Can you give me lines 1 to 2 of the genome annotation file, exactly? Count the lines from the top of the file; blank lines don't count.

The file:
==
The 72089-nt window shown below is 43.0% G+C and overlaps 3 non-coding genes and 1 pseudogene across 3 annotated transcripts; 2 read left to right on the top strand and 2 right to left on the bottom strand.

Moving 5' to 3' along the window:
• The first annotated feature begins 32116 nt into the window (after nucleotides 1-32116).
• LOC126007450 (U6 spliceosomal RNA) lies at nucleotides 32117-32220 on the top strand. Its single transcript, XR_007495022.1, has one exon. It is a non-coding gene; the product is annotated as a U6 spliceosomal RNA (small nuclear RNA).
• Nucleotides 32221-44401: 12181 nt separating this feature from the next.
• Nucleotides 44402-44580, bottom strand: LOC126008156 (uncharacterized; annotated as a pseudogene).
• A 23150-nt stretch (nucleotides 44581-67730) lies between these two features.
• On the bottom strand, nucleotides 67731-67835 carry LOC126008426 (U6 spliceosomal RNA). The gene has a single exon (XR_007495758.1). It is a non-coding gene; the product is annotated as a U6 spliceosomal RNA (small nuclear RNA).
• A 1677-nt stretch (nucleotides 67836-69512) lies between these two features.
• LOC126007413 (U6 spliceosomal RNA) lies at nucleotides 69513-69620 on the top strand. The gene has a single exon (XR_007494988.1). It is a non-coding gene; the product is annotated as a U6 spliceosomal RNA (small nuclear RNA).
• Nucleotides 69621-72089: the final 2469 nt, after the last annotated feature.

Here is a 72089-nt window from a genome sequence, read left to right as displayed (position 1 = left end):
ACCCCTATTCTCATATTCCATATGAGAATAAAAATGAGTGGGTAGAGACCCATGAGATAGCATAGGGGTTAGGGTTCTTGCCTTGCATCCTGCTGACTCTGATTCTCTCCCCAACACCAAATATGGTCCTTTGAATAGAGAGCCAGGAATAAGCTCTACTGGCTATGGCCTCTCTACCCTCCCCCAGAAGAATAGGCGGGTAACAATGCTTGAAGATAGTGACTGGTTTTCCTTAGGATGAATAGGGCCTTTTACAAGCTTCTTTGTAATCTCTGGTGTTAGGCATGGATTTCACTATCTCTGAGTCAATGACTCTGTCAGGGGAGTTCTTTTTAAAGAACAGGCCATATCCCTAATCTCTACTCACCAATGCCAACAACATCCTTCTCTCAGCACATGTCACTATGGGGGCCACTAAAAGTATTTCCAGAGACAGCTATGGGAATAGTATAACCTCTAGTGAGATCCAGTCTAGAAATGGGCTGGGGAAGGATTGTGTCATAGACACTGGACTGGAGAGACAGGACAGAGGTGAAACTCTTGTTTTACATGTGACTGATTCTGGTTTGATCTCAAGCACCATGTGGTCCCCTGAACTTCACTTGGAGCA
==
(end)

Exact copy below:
The 72089-nt window shown below is 43.0% G+C and overlaps 3 non-coding genes and 1 pseudogene across 3 annotated transcripts; 2 read left to right on the top strand and 2 right to left on the bottom strand.

Moving 5' to 3' along the window: